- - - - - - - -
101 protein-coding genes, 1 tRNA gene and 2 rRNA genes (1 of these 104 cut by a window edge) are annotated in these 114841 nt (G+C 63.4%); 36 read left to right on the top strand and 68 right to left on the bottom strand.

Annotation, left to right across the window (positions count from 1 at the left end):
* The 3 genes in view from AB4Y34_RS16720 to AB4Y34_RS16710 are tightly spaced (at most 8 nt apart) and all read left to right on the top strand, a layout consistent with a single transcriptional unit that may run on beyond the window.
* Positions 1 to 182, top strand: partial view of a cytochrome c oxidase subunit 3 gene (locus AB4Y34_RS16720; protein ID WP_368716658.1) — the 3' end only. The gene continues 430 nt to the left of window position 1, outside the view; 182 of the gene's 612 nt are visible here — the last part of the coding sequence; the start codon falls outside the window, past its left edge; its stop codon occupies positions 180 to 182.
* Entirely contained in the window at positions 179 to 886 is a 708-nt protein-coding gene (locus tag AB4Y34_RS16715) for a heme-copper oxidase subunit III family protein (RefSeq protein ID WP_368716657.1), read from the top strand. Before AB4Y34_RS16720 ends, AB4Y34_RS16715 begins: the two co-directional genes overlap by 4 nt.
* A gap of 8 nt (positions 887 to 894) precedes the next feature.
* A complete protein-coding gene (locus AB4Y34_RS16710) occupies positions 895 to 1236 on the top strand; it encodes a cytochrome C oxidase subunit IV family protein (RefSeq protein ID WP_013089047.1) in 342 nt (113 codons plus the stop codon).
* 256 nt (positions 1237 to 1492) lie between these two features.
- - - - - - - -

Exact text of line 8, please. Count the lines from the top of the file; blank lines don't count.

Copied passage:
* 256 nt (positions 1237 to 1492) lie between these two features.